Weekend Linkages: May Day Edition

Billy Bragg sings the Internationale

William Morris How I Became a Socialist

Vision zero is going well here in LA

Riding a bike in American should not be this dangerous

Texas Plans to Punish Companies That Move Away From Fossil Fuels

Buckets and Hydroponic Baskets for Growing Summer Veggies

I’m for more caftans

The right kind of worker (a podcast episode for your May Day)

In the Zone

I went on a Los Angeles Mycological Society mushroom foray with Bat Vardeh of Foraging and Mushroom Hunting Women of SoCal, on the 9th way up in the Angeles Forest. It was the most gnomecore thing I’ve done in a long time.

We traversed an area dramatically altered by the Bobcat fire of 2020, giving our gnomecore revelries a bit of a post-apocalypse vibe. But amidst the destruction we found mushrooms that thrive in burn zones. The fire vaporized whole trees leaving nothing but a pit where roots used to be. In fact you could follow the negative space of those vaporized roots in the landscape. Within these crevices tiny mushrooms have started the work of transforming the burned remains of the forest into a new landscape.

One thing I learned on this walk is that children are the best mushroom hunters. One particularly enthusiastic kid found the first mushroom and consistently, throughout the day, found more and more. I think it’s because children don’t have the filters on sensory inputs that we adults have. They welcome sensory chaos and don’t yet have the fully formed defenses we adults have to filter, classify and, at worst, ignore the wonder around us.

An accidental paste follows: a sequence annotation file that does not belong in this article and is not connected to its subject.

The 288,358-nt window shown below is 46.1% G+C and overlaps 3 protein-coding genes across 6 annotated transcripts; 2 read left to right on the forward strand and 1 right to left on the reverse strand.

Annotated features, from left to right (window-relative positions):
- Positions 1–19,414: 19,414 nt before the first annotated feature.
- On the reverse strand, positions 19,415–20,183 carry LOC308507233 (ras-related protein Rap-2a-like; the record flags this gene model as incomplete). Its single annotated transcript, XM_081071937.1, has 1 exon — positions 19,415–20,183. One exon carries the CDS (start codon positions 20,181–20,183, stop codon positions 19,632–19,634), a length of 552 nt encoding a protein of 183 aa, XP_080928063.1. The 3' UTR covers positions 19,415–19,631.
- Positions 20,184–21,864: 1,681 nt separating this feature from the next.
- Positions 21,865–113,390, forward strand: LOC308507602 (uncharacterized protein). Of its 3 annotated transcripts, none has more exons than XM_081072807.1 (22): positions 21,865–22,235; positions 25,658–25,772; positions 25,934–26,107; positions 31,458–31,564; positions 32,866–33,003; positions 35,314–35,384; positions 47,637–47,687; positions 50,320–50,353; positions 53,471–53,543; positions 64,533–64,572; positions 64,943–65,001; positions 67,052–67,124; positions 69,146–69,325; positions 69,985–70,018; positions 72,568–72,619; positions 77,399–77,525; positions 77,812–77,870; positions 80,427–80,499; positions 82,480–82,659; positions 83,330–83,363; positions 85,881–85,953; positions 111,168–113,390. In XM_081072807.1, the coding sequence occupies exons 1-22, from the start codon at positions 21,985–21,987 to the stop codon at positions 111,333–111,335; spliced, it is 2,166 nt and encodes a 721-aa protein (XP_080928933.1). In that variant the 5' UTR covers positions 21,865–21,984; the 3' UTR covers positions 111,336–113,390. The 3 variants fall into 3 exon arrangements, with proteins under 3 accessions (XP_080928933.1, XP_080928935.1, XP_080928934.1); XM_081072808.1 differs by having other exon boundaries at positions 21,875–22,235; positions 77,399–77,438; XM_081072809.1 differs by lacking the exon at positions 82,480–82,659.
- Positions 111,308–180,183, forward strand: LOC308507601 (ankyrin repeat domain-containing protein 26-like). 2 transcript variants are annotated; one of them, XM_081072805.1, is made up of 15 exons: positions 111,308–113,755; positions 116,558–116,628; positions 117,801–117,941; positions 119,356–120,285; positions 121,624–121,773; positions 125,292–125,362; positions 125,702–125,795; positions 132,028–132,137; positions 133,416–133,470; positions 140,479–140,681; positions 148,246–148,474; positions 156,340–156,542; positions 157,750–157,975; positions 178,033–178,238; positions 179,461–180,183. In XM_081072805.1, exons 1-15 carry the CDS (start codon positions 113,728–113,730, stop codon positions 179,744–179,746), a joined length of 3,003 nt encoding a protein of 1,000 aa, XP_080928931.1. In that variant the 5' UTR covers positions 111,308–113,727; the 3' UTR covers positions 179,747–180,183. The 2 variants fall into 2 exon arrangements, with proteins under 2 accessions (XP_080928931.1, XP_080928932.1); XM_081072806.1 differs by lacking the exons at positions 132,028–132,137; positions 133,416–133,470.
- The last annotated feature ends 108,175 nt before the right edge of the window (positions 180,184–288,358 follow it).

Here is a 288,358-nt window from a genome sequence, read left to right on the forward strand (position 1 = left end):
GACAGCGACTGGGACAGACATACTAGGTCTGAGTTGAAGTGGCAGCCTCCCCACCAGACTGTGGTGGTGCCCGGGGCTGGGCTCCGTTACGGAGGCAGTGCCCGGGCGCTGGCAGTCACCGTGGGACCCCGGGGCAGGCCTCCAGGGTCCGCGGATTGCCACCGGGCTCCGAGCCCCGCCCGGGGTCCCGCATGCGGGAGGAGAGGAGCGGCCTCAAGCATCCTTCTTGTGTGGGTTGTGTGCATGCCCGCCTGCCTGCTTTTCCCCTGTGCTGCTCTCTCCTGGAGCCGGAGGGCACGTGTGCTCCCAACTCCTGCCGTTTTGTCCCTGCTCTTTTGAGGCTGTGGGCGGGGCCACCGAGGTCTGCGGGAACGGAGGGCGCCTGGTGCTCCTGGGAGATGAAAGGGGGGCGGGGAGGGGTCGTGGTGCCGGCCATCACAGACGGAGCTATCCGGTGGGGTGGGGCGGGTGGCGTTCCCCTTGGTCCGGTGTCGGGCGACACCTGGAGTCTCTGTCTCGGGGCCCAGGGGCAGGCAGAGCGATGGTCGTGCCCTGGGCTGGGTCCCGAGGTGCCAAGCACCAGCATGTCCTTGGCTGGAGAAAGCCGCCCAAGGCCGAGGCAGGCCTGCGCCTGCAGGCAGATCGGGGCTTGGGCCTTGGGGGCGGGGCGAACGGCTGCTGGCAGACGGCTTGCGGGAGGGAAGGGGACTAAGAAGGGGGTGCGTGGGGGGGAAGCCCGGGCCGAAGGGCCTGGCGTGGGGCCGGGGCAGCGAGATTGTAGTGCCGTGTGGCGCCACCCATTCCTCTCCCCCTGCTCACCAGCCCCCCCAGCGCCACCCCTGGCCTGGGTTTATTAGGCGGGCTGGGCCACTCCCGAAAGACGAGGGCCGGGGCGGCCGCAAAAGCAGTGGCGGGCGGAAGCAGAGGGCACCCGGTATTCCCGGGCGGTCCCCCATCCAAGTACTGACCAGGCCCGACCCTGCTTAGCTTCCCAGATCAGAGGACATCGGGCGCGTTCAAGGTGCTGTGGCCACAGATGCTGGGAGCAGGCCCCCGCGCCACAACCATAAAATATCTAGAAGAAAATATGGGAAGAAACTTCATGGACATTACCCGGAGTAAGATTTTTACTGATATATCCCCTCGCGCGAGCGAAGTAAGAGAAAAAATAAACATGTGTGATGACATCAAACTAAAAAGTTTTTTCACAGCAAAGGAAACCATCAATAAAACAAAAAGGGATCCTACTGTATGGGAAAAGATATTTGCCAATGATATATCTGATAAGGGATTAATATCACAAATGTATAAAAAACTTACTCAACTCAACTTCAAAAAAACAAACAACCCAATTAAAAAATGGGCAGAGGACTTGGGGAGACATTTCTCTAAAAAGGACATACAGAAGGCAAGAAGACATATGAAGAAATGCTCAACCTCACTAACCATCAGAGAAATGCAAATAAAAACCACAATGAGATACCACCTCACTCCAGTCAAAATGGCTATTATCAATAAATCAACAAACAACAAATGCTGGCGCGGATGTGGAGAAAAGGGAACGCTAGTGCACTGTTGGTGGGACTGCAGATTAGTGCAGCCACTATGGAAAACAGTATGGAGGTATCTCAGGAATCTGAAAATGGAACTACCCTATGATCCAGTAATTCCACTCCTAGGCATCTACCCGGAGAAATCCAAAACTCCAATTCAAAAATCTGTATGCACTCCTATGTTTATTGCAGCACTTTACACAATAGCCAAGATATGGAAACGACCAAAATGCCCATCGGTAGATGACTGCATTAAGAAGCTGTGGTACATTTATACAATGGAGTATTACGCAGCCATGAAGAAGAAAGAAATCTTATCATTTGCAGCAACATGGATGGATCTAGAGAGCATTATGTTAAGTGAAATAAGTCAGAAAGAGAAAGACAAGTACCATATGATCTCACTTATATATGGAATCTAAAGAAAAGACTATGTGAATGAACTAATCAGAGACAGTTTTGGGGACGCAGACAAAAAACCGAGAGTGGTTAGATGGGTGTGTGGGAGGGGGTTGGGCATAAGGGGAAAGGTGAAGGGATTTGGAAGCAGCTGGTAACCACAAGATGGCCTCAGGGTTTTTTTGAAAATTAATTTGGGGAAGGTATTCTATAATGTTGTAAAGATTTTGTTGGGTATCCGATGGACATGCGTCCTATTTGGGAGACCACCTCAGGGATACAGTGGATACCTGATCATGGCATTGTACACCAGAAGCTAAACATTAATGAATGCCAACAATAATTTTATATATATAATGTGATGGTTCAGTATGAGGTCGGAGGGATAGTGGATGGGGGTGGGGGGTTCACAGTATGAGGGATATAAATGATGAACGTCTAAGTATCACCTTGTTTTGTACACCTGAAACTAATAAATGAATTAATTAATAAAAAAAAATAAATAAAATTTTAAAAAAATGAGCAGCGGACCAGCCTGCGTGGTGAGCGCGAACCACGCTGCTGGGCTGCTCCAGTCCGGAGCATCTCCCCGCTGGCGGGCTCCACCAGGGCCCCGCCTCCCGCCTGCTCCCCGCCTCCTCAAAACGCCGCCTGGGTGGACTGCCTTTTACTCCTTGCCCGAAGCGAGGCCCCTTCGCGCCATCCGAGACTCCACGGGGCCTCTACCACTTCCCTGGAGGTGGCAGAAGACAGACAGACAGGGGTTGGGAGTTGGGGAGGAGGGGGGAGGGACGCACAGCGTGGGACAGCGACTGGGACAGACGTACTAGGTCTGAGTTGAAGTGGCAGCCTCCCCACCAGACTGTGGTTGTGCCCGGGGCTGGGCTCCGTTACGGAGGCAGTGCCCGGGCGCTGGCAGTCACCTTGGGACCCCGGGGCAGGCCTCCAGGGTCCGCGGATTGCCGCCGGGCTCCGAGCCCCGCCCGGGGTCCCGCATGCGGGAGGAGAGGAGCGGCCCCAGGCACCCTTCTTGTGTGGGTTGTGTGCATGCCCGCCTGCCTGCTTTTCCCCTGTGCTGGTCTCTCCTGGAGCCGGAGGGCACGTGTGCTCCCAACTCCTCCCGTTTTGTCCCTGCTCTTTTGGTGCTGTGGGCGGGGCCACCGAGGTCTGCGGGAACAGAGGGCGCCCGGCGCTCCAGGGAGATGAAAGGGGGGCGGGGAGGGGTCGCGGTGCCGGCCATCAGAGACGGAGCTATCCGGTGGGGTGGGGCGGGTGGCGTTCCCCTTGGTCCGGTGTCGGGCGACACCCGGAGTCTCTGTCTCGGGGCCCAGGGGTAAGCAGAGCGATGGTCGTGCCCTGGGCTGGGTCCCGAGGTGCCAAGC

We didn’t’ find any edible mushrooms, though morels pop up fleetingly in similar burn sites. But I’m happy to look at any mushroom and edibles are just the icing on the cake.

In addition to mushrooms, the fire revealed opportunities for an archeology of late capitalism. Here a Wizard Charcoal Lighter can from maybe the early 1970s washed down from the nearby Buckhorn campground.

And a vintage Pepsi can, also from the early 70s. If only the fungi could learn to metabolize these things but I’m afraid we’re stuck with them.

More on mushrooms in burn areas.

Peter Kalmus Arrested in Climate Change Protest

I’ve taken a break from Twitter for a few weeks and so missed friend of the blog Peter Kalmus’ arrest this past week for locking himself to the JP Morgan Chase building in downtown Los Angeles. Peter, a climate scientist at NASA’s Jet Propulsion Lab, says in an editorial for the Guardian that he and other activists, part of Scientist Rebellion, chose Chase because the bank funds the most new fossil fuel projects.

Explaining his action Peter says,

Nothing has worked. It’s now the eleventh hour and I feel terrified for my kids, and terrified for humanity. I feel deep grief over the loss of forests and corals and diminishing biodiversity. But I’ll keep fighting as hard as I can for this Earth, no matter how bad it gets, because it can always get worse. And it will continue to get worse until we end the fossil fuel industry and the exponential quest for ever more profit at the expense of everything else. There is no way to fool physics.

As this protest took place during a week when temperatures here broke records you’d think that the local media would have said something but there wasn’t a peep about it with the exception of the excellent LA Podcast.

Peter was a guest on episodes 39 and 116 of our podcast. You can follow him on Twitter at @ClimateHuman. There’s a fundraiser for his and other activist’s legal defense here.